The Identity of Diego Muñoz Camargo

  title={The Identity of Diego Mu{\~n}oz Camargo},
  author={Charles Gibson},
Tlaxcala’s ‘redondez’ and the making of new worlds: from global empire to Indian province in Descripción de la ciudad y provincia de Tlaxcala (1581–1585)
Tlaxcala, an indigenous province in New Spain, was an ally to Hernán Cortés and an active participant in the wars of conquest against the Mexica Empire. In their position and identity as Indian
The Giant Remains: Mesoamerican Natural History, Medicine, and Cycles of Empire
Giant bones unearthed throughout the Mesoamerican countryside provoked early modern thinkers to grapple with the earth’s ages, partially syncretizing Nahua histories of human conquest with Spanish
Codiphagia in Diego Muñoz Camargo’s «Descripción de la ciudad y provincia de Tlaxcala» (1584)
The concept of «codiphagia», coined by Bolivar Echeverria, allows a broadening of the semiotic-ontological understanding of culture and proposes the conceptual basis for a critical reflection on
Codigofagia en los textos visuales de la descripción de la ciudad y provincia de Tlaxcala (1584)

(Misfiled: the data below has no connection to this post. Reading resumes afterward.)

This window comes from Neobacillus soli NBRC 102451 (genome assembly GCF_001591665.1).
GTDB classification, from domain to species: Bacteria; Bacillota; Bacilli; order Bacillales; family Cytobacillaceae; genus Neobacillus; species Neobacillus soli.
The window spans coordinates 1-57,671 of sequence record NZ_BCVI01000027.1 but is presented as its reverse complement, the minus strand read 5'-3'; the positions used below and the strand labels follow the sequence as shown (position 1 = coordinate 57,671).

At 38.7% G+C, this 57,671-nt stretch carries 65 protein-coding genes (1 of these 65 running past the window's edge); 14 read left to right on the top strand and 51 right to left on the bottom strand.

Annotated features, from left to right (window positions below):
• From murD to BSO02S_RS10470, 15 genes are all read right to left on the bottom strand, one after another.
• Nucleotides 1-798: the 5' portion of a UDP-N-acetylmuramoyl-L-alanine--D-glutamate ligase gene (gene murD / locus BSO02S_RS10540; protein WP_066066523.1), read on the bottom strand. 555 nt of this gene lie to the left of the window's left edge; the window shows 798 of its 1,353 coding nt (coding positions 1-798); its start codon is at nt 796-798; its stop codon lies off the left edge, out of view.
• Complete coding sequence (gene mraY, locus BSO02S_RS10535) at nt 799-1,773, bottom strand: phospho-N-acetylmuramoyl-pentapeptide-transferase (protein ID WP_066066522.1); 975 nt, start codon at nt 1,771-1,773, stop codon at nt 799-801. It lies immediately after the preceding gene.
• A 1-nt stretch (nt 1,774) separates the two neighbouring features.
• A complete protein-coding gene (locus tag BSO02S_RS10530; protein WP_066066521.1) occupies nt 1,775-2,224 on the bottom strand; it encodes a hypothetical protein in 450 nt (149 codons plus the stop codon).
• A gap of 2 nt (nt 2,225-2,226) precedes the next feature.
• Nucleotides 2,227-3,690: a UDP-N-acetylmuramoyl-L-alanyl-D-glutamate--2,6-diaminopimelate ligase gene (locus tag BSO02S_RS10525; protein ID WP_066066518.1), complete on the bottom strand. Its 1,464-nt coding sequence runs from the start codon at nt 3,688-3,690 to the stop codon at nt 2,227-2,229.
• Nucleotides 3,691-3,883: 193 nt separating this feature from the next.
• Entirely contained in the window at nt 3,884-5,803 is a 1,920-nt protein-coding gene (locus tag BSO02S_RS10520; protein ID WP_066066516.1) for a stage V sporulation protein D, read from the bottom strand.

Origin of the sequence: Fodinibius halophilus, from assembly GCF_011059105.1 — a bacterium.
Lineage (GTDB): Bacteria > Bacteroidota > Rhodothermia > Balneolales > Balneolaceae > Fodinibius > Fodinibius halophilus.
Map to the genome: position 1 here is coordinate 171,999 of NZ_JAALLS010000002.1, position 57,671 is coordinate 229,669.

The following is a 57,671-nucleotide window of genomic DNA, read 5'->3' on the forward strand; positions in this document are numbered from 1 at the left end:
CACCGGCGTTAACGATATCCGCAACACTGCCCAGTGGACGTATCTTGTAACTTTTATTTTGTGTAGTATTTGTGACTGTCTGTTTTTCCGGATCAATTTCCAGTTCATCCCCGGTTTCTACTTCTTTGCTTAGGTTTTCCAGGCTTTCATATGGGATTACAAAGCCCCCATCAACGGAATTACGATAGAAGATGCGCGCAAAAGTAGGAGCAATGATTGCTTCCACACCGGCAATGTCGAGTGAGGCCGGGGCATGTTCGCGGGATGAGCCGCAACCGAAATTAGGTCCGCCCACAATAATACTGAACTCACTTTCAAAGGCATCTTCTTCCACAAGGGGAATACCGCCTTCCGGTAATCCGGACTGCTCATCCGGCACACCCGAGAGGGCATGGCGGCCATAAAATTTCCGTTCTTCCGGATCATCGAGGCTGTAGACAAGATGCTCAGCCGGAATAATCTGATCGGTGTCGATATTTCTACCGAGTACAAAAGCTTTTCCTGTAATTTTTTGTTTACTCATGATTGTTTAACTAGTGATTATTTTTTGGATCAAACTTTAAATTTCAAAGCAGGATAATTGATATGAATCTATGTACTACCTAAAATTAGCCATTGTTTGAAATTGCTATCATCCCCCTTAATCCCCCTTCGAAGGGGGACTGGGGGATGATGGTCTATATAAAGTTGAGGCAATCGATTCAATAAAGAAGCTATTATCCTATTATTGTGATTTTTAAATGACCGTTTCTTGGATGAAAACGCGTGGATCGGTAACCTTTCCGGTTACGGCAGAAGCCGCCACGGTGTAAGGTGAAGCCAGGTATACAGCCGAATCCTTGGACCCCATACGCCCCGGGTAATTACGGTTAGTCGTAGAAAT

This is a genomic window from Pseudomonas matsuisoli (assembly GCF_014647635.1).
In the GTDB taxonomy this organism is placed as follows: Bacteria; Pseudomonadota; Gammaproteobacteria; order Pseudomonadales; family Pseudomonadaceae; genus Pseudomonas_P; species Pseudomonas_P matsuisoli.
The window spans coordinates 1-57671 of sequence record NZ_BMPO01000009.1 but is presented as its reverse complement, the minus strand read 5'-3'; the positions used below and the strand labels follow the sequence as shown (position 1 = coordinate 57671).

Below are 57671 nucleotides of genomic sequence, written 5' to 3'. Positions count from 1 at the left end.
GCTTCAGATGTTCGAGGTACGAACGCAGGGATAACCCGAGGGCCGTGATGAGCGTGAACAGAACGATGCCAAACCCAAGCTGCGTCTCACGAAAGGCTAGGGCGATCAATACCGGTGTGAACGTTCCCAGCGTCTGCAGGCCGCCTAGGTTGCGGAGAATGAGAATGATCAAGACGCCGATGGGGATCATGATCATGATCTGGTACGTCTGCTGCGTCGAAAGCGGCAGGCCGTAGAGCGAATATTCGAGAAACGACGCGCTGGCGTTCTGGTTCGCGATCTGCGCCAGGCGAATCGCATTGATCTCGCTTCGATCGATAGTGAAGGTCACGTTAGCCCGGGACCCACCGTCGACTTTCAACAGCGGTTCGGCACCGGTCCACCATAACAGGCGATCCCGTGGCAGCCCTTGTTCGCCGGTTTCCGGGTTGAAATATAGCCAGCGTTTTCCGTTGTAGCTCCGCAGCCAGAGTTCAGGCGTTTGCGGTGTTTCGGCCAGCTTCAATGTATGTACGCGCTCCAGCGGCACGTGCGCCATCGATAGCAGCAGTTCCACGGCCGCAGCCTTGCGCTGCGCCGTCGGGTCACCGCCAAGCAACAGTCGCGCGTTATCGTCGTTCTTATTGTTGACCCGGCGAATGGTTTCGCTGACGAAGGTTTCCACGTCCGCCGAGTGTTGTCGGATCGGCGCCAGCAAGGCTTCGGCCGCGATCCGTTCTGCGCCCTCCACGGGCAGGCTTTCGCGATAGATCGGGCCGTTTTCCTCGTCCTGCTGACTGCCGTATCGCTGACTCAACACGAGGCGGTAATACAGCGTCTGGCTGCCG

La Descripción de la ciudad y provincia de Tlaxcala (1584), Diego Muñoz Camargo, es un claro ejemplo de la interrelación de horizontes culturales europeos e indígenas durante la primera etapa de la
Scorned Subjects in Colonial Objects
Abstract Focusing on colonial Spanish America, we explore scorned subjects—indigenous things that were identified as vital, sentient subjects by the people who made and used them but reclassified as
‘Vienen de gente de mucha discreción y entendimiento:’ ethnic identity, ambivalence, and colonial discourses in Diego Muñoz Camargo’s Descripción de la ciudad y provincia de Tlaxcala
Diego Muñoz Camargo's Descripción de la ciudad y provincia de Tlaxcala (1585) is a well-known reference on the history of Tlaxcala that scholars have studied to better understand Tlaxcalan
Indigenous Elites and Creole Identity in Colonial Mexico, 1500-1800
1. Introduction 2. The natural lords: asserting continuity, 1531-66 3. Cacique informants and early Spanish texts, 1535-80 4. Cacique-chroniclers and the origins of Creole historiography, 1580-1640
The Original Alva Ixtlilxochitl Manuscripts at Cambridge University
Upon his death in 1700, the bulk of the large collection of books and manuscripts belonging to the Mexican scholar don Carlos de Sigüenza y Góngora (1645–1700) was left to the Jesuit College of Saint
Expanding Ethnicity in Sixteenth-Century Anahuac: Ideologies of Ethnicity and Gender in the Nation-Building Process
It is common knowledge that ethnicity has played an important role in defining nations. This was certainly true during the sixteenth century when Spain and Portugal were expanding their empires and